Task Force estimates cultural assets need $445 million over next 20 years

Last updated on July 3rd, 2019 at 07:15 pm

Funding a new arena, completing deferred maintenance and making capital improvements to the Milwaukee region’s cultural assets will cost about $445 million, according to the Cultural & Entertainment Capital Needs Task Force.

Jay Williams, a Task Force co-chair, laid out the potential uses and annual funds required for the Milwaukee Art Museum/War Memorial, Milwaukee Public Museum, Marcus Center for the Performing Arts and the Milwaukee County Zoo in a report at its meeting Monday morning at the Milwaukee Public Museum. The figures included estimates from a Public Policy Forum report about the issue.

The costs average out to $33.9 million in annual funds each year for the next two decades.

Deferred maintenance costs are expected to require a $105 million investment over the next 20 years. Among the deferred maintenance costs awaiting funding: replacement of exterior windows at MAM, modernizing the Marcus Center’s Todd Wehr Theater elevator and upgrading the fire alarm system at MPM.

Capital improvements will require about $140 million. The funds would be used for projects including: a new entrance and bus turnaround at MPM, a renovation of Vogel Hall at the Marcus Center, reinstallation of collections at MAM and new hippo and sea lion exhibits at the zoo.

A new downtown arena would cost an estimated $500 million, with $300 million of that expected from the new Milwaukee Bucks owners, minority owners and private contributions, the Task Force said. That means about 40 percent of the project would be publicly financed.

The Task Force pointed out that this is far less public financing than has been required for other recent urban arenas nationwide. A Marquette University Law School study found that of for 23 arenas constructed between 1995 and 2016, the average share of public financing was more than 70 percent.

The figures all assume a 4.25 percent borrowing rate, level payments over 20 years and general obligation debt.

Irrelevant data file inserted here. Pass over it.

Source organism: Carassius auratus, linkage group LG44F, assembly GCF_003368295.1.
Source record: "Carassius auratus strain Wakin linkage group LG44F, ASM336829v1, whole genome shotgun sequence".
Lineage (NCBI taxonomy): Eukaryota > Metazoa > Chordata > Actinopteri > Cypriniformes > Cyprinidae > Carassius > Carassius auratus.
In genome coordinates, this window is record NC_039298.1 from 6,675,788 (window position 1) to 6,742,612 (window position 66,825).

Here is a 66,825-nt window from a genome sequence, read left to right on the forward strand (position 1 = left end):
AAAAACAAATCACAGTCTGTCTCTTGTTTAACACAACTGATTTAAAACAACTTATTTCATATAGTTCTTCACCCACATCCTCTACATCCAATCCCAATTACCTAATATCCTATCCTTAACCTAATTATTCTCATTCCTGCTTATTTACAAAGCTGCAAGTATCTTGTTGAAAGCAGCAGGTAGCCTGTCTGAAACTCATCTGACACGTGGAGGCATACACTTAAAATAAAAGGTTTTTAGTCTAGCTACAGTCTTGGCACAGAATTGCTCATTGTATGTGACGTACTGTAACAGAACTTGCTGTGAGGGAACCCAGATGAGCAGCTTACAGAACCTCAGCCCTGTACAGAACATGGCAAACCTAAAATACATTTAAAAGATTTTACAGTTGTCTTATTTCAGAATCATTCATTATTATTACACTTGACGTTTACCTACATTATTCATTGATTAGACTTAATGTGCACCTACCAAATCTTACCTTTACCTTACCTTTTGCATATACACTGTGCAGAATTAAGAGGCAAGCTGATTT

Williams compared the annual cost of $33.9 million to other annual spending for programs in Milwaukee. Miller Park, for example, costs $26.8 million each year, while $261 million is spent on county transportation (airport, highways and transit) and $1.98 billion is spent on Milwaukee County schools (all Milwaukee Public Schools, charter, choice and Milwaukee County suburban schools).

The Task Force also evaluated potential sources of funds. Among those proposed: a consumption tax on beer, liquor and cigarettes for the four county metro area; Tax Incremental Financing (TIF), where future gains in taxes are used to subsidize current improvements in a particular geographic area; a ticket tax for all paid attendees, regardless of county of residence or ticket purchase location; and an increased sales tax.

Task Force members discussed the options in small groups and shared their questions about the options with those gathered at the public meeting. The Task Force will continue to gather questions and provide information for a couple of weeks and reconvene on Oct. 14 to compile a report on its findings.

“The next phase is really to move into the visioning,” Williams said. “The critical thing going forward is…once we move into the next phase…we do have to do some sophisticated polling to understand what’s possible. We’ve got a lot of good people putting visions together, but we’ve got to have a vision we can all get behind.”

Two public listening sessions regarding the options will be held, following the meeting on Oct. 14, from 9:30 a.m. to 11 a.m., and on Oct. 16 from 6 to 7:30 p.m.

After it has released its report in December, the Task Force plans to disband.

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